Italian composer and pianist Alessandro Sgobbio has a light touch and creates an atmosphere to get lost in. Though he has released albums before as a bandleader, his solo work, Piano Music, allows his singular voice to shine. He doesn’t just sit on a theme or pattern—he explores the sonic palette. By shifting around the keyboard, his music blossoms but can return to its initial phrasing and melody, coming full circle. Piano Music, is an intimate listening experience that is as rewarding as it is personal.
There is such restraint in his pieces. A bit like Keith Jarrett and Ola Gjeilo, there is a deceptive minimalism at work here. Tracks like “Zolla” are made up of little sections that act like patches on a quilt and are almost miniature compositions themselves. The way they combine and blend effortlessly shows a true spirit of innovation and genius. The big picture is made up of smaller pictures, nothing is left to chance—even if the tracks sometimes have the feel of improvisations.
There is also a playfulness, as in the third track, “Atma Mater,” not unlike the master of French humor, Francis Poulenc. However, Sgobbio never stays in one place for too long. The mix is what is so rewarding; not only does he have a fantastic technique, shown by the runs and ability to accelerate suddenly, but he puts so much into his compositions. And the solo piano is the perfect mode of transportation for this.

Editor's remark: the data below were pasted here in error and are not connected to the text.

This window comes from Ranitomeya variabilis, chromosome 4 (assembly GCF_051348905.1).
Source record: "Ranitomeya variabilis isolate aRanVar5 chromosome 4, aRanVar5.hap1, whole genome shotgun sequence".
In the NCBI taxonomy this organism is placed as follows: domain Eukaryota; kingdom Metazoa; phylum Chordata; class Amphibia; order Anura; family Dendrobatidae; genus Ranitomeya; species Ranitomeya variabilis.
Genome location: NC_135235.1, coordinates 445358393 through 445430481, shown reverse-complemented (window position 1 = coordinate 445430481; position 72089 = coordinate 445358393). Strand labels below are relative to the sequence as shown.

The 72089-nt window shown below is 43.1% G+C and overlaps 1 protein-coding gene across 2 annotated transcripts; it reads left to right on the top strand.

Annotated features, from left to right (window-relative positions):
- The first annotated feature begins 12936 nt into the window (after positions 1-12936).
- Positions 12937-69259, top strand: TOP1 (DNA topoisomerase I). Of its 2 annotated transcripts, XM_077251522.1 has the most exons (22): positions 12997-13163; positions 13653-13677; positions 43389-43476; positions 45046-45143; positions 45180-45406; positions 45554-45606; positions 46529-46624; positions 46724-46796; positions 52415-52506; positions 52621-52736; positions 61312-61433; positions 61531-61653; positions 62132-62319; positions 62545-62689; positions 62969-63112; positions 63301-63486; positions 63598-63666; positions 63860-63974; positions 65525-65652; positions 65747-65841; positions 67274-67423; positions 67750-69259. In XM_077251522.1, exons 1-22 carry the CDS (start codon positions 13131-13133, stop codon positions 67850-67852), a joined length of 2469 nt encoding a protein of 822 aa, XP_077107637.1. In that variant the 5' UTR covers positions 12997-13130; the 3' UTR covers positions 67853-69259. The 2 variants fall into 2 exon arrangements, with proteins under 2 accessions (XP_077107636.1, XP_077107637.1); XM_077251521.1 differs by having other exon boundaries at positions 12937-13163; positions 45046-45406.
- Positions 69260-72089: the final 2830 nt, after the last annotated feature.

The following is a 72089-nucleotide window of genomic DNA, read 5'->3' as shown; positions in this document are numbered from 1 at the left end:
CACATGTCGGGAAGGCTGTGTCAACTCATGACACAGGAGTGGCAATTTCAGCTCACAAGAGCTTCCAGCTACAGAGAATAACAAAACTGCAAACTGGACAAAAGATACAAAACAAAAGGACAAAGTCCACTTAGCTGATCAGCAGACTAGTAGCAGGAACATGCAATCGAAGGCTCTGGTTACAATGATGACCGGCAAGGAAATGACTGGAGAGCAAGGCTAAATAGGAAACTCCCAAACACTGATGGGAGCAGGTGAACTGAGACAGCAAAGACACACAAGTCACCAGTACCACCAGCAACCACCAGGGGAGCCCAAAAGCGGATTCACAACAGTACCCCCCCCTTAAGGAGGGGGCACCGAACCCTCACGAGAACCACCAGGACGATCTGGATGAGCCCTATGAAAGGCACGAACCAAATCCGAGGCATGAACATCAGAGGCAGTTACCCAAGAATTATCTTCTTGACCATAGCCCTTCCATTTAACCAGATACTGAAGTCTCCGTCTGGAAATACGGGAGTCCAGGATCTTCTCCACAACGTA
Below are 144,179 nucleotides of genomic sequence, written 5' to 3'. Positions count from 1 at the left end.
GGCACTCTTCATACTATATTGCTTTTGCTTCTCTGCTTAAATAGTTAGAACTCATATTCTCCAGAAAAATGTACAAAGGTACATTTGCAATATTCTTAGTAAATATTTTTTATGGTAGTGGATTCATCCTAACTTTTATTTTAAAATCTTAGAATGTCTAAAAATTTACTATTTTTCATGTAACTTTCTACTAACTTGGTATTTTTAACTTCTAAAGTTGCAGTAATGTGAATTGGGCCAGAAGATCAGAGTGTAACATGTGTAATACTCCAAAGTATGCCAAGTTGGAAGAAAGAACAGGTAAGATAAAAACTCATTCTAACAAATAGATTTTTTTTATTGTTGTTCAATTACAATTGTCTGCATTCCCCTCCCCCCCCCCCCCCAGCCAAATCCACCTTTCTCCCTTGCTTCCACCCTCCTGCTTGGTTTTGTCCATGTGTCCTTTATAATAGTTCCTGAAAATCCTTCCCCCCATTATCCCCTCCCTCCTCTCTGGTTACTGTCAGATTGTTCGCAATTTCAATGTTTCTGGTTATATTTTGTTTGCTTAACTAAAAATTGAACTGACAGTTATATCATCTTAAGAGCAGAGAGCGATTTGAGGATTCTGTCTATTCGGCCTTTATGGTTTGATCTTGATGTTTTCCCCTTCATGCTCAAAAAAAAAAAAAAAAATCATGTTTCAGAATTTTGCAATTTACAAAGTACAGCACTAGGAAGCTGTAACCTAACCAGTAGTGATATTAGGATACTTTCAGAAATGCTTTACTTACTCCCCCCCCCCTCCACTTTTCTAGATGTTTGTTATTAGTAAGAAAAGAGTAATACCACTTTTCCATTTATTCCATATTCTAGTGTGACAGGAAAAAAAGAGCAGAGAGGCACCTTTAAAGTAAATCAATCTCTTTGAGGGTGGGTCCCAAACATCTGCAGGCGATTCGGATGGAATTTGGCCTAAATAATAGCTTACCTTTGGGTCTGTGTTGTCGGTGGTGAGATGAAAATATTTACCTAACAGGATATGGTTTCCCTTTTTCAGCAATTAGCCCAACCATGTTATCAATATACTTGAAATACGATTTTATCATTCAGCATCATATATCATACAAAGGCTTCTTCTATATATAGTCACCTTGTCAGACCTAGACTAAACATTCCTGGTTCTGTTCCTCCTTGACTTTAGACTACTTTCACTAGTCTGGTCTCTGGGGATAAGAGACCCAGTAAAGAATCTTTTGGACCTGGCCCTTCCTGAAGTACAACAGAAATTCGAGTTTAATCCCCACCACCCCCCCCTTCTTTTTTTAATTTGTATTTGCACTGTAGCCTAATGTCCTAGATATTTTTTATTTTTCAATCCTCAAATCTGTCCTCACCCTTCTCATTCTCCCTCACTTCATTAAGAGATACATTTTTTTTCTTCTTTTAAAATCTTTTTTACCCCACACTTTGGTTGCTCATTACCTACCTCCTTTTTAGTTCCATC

Music is meant to connect people, and through compositions, we are given the chance to peer into a person’s influences and experiences. From sad (“Third World (Elegy)”) to more lighthearted (“Acqua Granda”) or even wistful (“Ghaza”), these pieces deliver variation in tone and style. The 20th-century French style in particular seems to be present with a flair for jazzier execution sprinkled in. Piano Music shows Sgobbio as someone ready to face the world and join in with its despair and joyful surprises. Without being overly technical or abstract, we are graced with nine beautiful examples of solo piano that keep the listener engaged by being fluid in their representation of the artist’s mind and creative point of view.
Born in Krasnoyarsk, Russia, Konstantin Nicholas Rega currently attends East Anglia's famous MA in Creative Writing with the Ink, Sweat and Tears Scholarship. He is a professional musician, the former host/producer of Jazz Jams on CSRfm 97.4, and twice a Dan Veach Prize for Younger Poets finalist. He is the Fiction Editor for Crack the Spine and a contributor to The Black Lion Journal. He also blogs.